I do not ask the heavens to be pleased with my beauty, but I hope that I will always be at liberty to do so.
Jennifer, the number one assassin in the jungle, is unique in her approach to trading in addition to her strong martial arts skills. Other killers are generally organized, not also through intermediaries trading, a very few people also have to trade through themselves. But never that killer, like Jennifer in the graveyard deal.
The return of Aztec floating farms
It was early on a Sunday morning, and I was in the Floating Gardens of Xochimilco, 28km south of Mexico City's historical centre. The endless maze of canals and waterways was already filling up with colourful trajineras (flat-bottomed boats) packed with day trippers from the Mexican capital. Vendors were selling grilled elotes (corn on the cob) and michelada cocktails, while a band filled the air with festive Mariachi music.
The Bahamas' queen of Junkanoo
For two winter days in The Bahamas each year, the main street of the country's capital is transformed into a river of sound and colour. Drums, horns and cow bells permeate the Caribbean air as thousands in elaborately decorated costumes dance down the pavement.
The forgotten first people of Singapore
Visits to Asnida Daud's late grand-aunt's flat always promised a mouth-watering spread, with the family sitting cross-legged on the floor and eating with their hands in the customary way. Years after her grand-aunt had been resettled into a one-bedroom flat in Clementi, a residential estate in the south-western part of mainland Singapore that's a far cry from the stilted village on the shores of Pulau Sudong island where she used to live, she continued to make food the only way she knew, evoking a nostalgic longing for the island's white sandy beach and carefree way of life.
England's 'nose-twisting' superfood salad
It was a sunny July day and I felt as though I was standing in a 19th-Century film set. The whistle of the steam train sounded as I waited on the perfectly preserved Victorian platform at Alresford station in Hampshire. The pale yellow and green station palette, barley twist lamp posts and original signage was virtually the same scene as 100 years ago, and colourful blooms amplified the serene setting. The historical hissing sound marked the beginning of my journey back in time to when the county's famed watercress began to spread nationwide.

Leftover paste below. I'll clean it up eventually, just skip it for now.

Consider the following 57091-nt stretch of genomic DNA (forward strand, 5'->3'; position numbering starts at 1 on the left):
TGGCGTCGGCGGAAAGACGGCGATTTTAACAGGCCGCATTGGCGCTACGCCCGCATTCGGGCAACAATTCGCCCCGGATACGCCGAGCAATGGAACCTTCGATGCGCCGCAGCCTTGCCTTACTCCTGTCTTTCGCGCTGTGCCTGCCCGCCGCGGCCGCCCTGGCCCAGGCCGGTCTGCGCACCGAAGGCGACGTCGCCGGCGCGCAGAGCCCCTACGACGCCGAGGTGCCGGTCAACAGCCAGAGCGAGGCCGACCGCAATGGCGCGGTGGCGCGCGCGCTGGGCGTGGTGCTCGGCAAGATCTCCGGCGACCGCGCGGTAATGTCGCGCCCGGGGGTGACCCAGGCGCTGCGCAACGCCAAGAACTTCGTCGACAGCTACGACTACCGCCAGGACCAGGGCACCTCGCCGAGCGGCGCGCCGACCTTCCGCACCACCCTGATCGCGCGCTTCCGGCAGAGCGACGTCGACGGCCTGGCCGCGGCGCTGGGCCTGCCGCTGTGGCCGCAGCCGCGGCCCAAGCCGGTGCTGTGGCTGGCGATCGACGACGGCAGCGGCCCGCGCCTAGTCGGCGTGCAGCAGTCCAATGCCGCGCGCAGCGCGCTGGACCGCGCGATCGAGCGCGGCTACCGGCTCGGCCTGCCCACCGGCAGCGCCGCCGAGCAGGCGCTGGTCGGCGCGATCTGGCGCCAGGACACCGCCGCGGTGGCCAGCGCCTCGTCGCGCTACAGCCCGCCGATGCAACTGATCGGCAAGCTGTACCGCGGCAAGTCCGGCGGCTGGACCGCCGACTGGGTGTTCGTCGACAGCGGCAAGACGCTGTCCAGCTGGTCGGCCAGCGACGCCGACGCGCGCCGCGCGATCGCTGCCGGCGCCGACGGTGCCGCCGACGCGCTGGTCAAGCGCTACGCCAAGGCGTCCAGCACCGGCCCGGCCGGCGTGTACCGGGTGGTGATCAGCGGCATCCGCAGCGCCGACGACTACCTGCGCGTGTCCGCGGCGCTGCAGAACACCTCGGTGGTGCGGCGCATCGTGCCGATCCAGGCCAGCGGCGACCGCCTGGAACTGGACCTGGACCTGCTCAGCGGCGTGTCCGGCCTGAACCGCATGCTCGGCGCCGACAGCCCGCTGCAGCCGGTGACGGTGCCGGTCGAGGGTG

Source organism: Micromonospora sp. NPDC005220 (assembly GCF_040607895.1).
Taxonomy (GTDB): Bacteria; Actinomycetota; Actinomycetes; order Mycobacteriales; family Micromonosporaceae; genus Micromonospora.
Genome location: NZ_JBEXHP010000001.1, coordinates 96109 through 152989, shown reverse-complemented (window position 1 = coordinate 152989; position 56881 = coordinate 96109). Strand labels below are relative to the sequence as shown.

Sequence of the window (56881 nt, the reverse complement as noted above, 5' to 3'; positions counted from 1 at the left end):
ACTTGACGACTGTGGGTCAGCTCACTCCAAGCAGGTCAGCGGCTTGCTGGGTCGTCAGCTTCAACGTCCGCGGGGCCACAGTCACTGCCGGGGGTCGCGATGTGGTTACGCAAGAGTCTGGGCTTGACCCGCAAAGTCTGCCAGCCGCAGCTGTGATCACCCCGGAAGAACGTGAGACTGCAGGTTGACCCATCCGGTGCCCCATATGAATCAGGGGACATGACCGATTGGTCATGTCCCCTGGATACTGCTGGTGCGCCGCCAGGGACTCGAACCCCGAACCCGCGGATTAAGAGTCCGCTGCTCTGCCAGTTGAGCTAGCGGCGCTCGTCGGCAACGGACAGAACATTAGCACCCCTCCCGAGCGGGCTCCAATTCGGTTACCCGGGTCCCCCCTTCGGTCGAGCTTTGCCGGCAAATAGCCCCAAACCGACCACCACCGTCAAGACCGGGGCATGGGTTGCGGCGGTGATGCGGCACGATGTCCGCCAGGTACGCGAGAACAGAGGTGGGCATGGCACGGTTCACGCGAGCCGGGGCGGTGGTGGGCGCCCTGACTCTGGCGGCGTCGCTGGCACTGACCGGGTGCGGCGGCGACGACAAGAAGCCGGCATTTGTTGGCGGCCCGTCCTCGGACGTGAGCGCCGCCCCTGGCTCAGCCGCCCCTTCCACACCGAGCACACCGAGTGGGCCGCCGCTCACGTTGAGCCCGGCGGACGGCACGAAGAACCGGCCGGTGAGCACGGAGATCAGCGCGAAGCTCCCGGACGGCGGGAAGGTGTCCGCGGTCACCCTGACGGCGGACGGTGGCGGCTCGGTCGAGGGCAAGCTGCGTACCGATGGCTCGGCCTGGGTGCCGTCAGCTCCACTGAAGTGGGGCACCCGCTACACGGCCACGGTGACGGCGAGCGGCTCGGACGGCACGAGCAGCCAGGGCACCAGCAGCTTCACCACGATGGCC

Chhurpi: The world's hardest cheese?
Enveloped in a thick veil of grey mist, Nepal's remote Himalayan village of Parvathy Kund was nearly deserted. One of the few people in sight was an old woman sitting in the doorway of a wooden house, who flashed a welcoming, toothless smile at my friend and I. "Would you like to eat some chhurpi?" my friend asked the woman, having just bought a few kilograms of the local cheese from a factory opposite her home.
Where it's forbidden to serve meat
Inhabited since at least 1800 BC, Varanasi is well known for being among the oldest living cities on Earth, and one of the holiest for the world's estimated 1.2 billion Hindus. Every day, as the sound of ringing temple bells echo overhead, tens of thousands of devotees descend the city's 88 stone ghat steps and dip themselves into the Ganges river to wash away their sins. Bereaved relatives flock to Varanasi's two cremation grounds where funeral pyres burn around the clock, believing that Shiva himself whispers the Tarak mantra (chant of liberation) into the ears of all those cremated here, granting them instant moksha or salvation.
Teh tarik: Malaysia's frothy 'national drink'
An arc of piping-hot tea streamed high above my head as the waiter poured the frothy concoction from one tin cup to another, increasing the distance with each pass. In an act that seemingly defied physics, he angled the stream further over my table and channelled the miniature waterfall flawlessly into my glass.
Bokit: The fried food that defines an island
In the sun-scorched streets of Pointe-a Pitre, Guadeloupe, buzzy energy bubbled up from the narrow lanes and the scent of spices and frying dough mingled with the sea breeze. The first time I arrived on the archipelago, I was struck by the chaotic mix of old world and new: crayon-coloured 18th-Century buildings next to storefront mannequins dressed in patterned leggings and tanks; a graffiti artist spray painting a crumbling 19th-Century warehouse.
Trieste: Italy's surprising capital of coffee
In every Italian city, the day's rhythm begins at the cafe. But in Trieste, a city on Italy's north-east coast, that rhythm comes with a twist. Wander into any cafe here and, in addition to the familiar clinks of cups and hissing of steaming milk, you'll hear people ordering "capo in b": a mini cappuccino served in a glass that's a favourite of Triestini.
Bsissa: North Africa's ancient convenience food
Along the curving bay of Tunisia's southern Gulf of Hammamet is the pretty village of Lamta, marked by its ornate blue and white doorways, eclectic architecture and shops selling bsissa, a nutritious food that has been loved and eaten by Tunisians and Libyans for millennia.